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I don't need a list of software (I know shopping questions are off topic), but my google-fu is failing me at this. Basically looking for software that will scan a filesystem looking for files that may contain Protected Health Information. Target OS doesn't really matter right now, if someone has a search term I could use that would also help.

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up vote 5 down vote accepted

You probably want to look at two classes of products: Data Leakage Protection (DLP) and intrusion detection systems (IDS). To detect ePHI on a system, you are more or less going to be checking for some common things based upon patterns. For example, in your EMR if you identify patients using a 10 digit code that starts with 4 letters followed by 6 numbers, you would configure the tool to look for that pattern. However, ePHI may not always be so high level, you may need to look for descriptive patterns as well such as "patient test results", etc.

One concerns would be looking inside proprietary apps or files, as well as binary only files that need a special tool to be read. Furthermore, you need to be able to do image reading and possibly OCR.

You may also want to look into web filtering, email rule detection, etc. Health practitioners may email files or notes outside of the EMR which could lead to exposure.

Detecting what is already out there is going to be a pain, because likely no one cared before. If you can get these modules built into EMR or other tools which can be more easily controlled it will save you time in the long run. You can also look at locked down environments, limit tools, etc.

There are lots of vendors in this space who are selling things for HIPAA (as they actually start enforcing HIPAA, there will be more vendors willing to sell you products). You could try just running basic regex search tools against each host (e.g., agent ransack), but that could be a pain.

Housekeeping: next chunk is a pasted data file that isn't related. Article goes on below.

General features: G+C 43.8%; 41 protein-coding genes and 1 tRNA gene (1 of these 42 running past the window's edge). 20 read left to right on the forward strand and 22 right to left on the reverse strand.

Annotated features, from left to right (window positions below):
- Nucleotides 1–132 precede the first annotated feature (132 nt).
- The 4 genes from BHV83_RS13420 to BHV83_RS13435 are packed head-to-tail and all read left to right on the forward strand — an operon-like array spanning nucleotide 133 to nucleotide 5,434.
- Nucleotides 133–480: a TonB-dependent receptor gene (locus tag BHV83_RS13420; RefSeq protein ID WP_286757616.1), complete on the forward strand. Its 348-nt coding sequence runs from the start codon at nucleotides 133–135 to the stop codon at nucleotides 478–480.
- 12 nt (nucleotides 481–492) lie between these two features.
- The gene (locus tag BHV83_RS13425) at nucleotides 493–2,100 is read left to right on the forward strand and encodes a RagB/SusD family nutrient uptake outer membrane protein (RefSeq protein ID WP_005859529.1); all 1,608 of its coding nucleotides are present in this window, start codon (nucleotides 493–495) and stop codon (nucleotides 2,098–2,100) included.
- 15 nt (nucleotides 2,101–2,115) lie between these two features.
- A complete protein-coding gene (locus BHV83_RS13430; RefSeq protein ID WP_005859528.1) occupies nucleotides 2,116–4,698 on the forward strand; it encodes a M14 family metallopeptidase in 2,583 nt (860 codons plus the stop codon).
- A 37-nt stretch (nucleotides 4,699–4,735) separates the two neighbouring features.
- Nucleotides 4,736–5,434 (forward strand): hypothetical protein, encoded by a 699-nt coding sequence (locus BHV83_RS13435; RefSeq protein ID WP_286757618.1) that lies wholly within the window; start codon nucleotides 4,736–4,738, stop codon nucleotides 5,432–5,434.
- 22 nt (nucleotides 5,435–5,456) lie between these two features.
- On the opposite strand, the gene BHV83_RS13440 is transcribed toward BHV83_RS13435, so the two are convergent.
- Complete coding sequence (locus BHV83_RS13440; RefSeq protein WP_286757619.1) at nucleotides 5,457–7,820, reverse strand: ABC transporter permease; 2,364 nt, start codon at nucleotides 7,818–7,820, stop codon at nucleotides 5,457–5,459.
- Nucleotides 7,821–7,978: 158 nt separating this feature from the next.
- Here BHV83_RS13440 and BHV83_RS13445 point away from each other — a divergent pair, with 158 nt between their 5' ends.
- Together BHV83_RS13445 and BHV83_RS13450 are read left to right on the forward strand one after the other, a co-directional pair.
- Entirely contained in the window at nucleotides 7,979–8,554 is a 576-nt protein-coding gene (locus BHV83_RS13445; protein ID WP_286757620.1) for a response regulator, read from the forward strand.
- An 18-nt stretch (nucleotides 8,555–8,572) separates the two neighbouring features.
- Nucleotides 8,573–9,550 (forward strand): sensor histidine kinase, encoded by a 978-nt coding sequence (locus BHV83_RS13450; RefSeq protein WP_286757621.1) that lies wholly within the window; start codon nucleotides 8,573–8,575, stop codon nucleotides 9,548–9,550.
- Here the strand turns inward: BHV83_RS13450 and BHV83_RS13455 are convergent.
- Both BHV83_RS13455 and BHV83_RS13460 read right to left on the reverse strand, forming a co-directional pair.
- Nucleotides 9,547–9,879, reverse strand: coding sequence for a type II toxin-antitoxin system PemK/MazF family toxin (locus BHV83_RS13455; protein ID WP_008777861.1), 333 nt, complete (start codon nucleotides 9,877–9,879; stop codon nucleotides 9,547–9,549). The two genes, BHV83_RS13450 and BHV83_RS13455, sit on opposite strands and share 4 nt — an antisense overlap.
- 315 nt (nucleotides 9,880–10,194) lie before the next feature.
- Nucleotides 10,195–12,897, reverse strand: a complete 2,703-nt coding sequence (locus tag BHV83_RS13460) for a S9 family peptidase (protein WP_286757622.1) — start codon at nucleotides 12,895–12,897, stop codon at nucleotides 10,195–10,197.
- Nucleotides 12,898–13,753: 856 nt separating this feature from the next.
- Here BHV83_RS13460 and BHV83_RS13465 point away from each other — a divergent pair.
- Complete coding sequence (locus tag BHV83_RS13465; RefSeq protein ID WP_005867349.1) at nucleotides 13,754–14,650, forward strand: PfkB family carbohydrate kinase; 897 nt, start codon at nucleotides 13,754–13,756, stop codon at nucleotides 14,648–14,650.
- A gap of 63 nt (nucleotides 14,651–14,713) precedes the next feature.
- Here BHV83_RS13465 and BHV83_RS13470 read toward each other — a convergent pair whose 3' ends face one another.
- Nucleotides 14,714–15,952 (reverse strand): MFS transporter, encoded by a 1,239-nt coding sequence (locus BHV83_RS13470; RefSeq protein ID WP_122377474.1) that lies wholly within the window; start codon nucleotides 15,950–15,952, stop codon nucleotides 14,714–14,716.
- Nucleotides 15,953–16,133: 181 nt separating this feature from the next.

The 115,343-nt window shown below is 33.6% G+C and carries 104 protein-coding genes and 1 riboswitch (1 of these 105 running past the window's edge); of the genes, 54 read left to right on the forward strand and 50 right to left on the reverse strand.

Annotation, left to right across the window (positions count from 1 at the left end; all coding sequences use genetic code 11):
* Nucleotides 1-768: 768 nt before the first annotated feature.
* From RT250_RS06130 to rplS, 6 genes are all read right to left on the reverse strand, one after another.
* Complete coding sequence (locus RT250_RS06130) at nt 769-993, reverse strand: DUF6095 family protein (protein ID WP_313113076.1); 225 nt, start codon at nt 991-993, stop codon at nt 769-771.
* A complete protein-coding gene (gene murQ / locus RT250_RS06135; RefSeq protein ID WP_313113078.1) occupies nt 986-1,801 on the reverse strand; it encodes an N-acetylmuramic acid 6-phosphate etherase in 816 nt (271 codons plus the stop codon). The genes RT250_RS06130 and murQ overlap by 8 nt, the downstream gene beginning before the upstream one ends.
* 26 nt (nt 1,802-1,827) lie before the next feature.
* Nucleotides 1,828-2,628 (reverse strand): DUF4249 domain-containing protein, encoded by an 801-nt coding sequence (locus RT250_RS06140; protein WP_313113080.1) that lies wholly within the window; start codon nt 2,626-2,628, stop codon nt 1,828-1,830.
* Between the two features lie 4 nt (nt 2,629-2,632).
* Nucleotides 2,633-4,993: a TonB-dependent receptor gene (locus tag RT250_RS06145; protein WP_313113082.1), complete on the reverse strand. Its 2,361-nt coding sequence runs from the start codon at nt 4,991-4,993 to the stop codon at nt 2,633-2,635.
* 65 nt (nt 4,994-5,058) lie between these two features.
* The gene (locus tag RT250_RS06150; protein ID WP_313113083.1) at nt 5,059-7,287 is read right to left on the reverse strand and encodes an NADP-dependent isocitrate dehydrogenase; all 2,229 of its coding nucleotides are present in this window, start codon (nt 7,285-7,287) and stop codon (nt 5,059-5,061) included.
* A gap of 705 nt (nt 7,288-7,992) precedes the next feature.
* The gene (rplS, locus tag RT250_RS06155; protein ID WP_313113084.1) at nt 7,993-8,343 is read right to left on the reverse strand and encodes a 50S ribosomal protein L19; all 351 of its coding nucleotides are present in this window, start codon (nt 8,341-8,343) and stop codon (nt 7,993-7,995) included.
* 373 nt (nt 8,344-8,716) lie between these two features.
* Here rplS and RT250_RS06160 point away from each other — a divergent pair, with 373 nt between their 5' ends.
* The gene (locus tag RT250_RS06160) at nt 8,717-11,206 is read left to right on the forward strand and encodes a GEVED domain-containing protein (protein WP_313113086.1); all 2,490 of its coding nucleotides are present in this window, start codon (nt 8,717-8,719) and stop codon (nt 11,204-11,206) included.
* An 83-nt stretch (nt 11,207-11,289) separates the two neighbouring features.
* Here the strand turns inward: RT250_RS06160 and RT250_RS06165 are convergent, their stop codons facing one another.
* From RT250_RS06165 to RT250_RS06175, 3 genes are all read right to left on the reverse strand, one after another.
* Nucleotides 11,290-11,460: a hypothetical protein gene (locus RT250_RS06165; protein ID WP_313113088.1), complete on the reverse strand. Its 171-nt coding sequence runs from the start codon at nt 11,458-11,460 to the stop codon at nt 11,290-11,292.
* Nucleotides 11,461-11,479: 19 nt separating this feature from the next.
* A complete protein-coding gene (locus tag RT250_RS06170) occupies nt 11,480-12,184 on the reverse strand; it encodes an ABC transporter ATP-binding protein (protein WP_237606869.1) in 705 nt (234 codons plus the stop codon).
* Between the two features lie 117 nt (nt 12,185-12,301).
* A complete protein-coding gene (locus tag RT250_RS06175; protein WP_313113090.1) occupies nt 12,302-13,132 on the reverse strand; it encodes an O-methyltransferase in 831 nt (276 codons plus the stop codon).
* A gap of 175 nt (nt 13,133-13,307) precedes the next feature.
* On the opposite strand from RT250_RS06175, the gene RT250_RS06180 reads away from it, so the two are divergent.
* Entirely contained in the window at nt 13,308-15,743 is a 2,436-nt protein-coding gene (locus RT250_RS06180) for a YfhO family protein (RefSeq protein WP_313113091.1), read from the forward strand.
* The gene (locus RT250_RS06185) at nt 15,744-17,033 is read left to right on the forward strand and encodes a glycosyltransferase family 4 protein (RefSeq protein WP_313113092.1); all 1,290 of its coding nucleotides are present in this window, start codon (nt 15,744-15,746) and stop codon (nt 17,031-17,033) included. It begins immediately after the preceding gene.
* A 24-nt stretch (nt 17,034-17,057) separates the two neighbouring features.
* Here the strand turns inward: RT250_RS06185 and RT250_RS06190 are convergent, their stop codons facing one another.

There are some free tools, like spider and MyDLP, that can help with PII detection, but may not be out of the box set for HIPAA.

Websense offers a product for HIPAA DLP:

Data Loss Prevention (DLP) solutions are essential to compliance with these requirements but must exhibit the following key attributes. They must:

Provide visibility into ePHI content across multiple usage scenarios including email, Web, endpoint applications, peripheral storage, and enterprise storage systems. This helps satisfy many HIPAA security rule and HITECH Act requirements for ePHI disclosure by detecting breaches as they occur.

Exert control by enforcing encryption of ePHI in common business processes such as email and storage in databases. Prevent the breach in the first place by blocking its transmission via email and Web, or block copy from end-user applications to peripheral devices. Simplify enforcement using policy templates and reporting, which is both built in and customizable.

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We evaluated a bunch of tools like this in a classified setting and found at best they were about 40%-60% effective. The top number we got when we tuned them with a lot of information. Thus the answer I gave. –  Tek Tengu Apr 27 '13 at 9:53
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I am sure there is... Question is if it is that important you invest in the big $$'s I am sure such software would cost - which I know the cost of HIPAA violations here in the US, are you sure you would feel it is reliable? Seriously? Think about it... PHI is not just terms, it is the association of terms, and other terms. It is also specific types of terms (people, designators/ids, medical conditions) to events, etc. It could also be the mere presence of certain types of record types alone in the context of a record set that contains a term. For instance there are test types that are exclusively associated with a single disease type and that doctype associated with any other document containing my information would be revealing - regardless of the information it contained.

So the bottom line to what I am saying, if you really have to scour and ensure you have file systems that are clean, I would suggest, for your locale you take stock tools and write them yourself. Regex, grep, and the like are your friends. To be honest with you, having spent the past two years in the intelligence community dealing with a lot of exotic intelligence sets and software systems solving a similar problem the tools got in the way.

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You make a good point, the software would only be reliable in a certain range, and it would be far cheaper to write the software in house. Even if such software only found names and/or possible SSNs, that would help. –  BigHomie Apr 26 '13 at 16:59
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